Sail ho! The cry that once echoed across the most remotest settlement on earth tells a story of a community that will always rely entirely on shipping to link it to the outside world. These are exciting times for the people of Tristan da Cunha. There’s a new lifeline vessel, and there’s a new drive to bring more cruise ships to this jewel of the South Atlantic.

200 years after its British settlement, Tristan, home to around 260 UK citizens and to millions of globally-important seabirds, still celebrates its maritime heritage. Pensioners now living in its one settlement, Edinburgh-of-the-Seven-Seas, can clearly recall the days when the sight of a passing ship would trigger a dash to sea in traditional hand-built longboats, to barter meat and knitwear for flour and manufactured goods.

In 2017, this unique island community welcomes the arrival of every vessel, and it faces an unusual challenge. There’s a permanent waiting-list of passengers who want to visit, due to a shortage of available berths.


Tourism co-ordinator Dawn Repetto says “Tristan is a magnificent place to visit. Its culture, wildlife and tranquillity provide something not to be missed. We’re deep in the South Atlantic Ocean, 1,700 miles from Cape Town, and can only be reached by ship. We’re a ‘bucket list’ destination for people who dare to imagine a life without aeroplanes, 5 star hotels and busy streets”.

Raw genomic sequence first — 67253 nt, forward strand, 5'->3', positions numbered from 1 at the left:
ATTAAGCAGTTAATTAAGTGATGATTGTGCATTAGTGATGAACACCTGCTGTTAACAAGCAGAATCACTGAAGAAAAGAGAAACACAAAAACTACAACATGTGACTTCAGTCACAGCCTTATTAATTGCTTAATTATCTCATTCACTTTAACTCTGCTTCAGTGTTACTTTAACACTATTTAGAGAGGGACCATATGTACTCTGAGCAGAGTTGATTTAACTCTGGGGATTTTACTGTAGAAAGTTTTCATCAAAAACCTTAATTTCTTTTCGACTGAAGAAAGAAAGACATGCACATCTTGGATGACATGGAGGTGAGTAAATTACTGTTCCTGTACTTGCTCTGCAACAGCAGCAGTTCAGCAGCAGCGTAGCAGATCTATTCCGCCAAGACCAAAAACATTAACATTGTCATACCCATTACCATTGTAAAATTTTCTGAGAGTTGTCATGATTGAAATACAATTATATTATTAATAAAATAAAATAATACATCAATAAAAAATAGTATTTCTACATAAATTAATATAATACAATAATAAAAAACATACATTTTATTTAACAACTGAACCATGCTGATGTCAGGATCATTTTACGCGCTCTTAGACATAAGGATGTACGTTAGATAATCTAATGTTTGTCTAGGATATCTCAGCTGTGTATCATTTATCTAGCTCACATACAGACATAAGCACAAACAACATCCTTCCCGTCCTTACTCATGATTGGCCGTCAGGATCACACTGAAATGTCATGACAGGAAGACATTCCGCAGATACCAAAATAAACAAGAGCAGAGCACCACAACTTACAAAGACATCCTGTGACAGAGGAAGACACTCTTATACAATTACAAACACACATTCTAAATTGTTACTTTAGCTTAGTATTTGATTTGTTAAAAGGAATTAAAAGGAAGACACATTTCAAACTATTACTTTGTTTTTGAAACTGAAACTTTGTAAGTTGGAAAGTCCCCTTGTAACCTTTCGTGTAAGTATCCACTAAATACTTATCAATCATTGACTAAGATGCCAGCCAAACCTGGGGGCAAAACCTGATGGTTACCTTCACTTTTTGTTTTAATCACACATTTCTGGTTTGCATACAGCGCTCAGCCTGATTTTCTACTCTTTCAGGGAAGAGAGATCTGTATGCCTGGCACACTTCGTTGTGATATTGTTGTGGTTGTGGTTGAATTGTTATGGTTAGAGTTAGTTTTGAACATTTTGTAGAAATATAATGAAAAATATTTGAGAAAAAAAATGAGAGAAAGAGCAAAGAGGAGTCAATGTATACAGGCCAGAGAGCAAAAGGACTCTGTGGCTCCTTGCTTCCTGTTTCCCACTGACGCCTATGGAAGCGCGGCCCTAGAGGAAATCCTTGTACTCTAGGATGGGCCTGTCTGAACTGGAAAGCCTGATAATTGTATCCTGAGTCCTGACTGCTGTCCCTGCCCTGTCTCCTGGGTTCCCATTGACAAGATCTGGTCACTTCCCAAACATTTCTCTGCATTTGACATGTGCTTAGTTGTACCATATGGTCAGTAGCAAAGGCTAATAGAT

Discovered in 1506 and inhabited in 1816, Tristan has a remarkable story and many of its people are descended from shipwrecked sailors. The island is 37 square miles in size and is the largest of a group of islands, Inaccessible lying 20 miles to the west, Nightingale 25 miles to the south west and Gough 220 miles to the south. The community is very proud that Inaccessible and Gough are UNESCO World Heritage Sites, a bird watcher’s paradise.

After an especially difficult winter in 1906, and years of hardship since the 1880s, the British government offered to evacuate the island. Those remaining on Tristan held a meeting and decided to refuse, thus deepening the island’s isolation. It was reported that no ships visited from 1909 until 1919, when HMS Yarmouth finally stopped to inform the islanders of the outcome of World War I.


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